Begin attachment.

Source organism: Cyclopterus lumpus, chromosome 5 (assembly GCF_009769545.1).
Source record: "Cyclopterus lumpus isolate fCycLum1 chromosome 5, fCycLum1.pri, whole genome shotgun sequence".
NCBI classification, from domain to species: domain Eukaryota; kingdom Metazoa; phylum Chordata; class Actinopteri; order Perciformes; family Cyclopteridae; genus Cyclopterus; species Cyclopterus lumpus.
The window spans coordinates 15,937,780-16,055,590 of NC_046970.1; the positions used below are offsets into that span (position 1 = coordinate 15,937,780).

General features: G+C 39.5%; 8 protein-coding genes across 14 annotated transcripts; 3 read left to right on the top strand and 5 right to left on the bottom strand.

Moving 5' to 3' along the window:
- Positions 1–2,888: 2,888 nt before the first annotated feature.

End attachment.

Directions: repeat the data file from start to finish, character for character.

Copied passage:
Source organism: Cyclopterus lumpus, chromosome 5 (assembly GCF_009769545.1).
Source record: "Cyclopterus lumpus isolate fCycLum1 chromosome 5, fCycLum1.pri, whole genome shotgun sequence".
NCBI classification, from domain to species: domain Eukaryota; kingdom Metazoa; phylum Chordata; class Actinopteri; order Perciformes; family Cyclopteridae; genus Cyclopterus; species Cyclopterus lumpus.
The window spans coordinates 15,937,780-16,055,590 of NC_046970.1; the positions used below are offsets into that span (position 1 = coordinate 15,937,780).

General features: G+C 39.5%; 8 protein-coding genes across 14 annotated transcripts; 3 read left to right on the top strand and 5 right to left on the bottom strand.

Moving 5' to 3' along the window:
- Positions 1–2,888: 2,888 nt before the first annotated feature.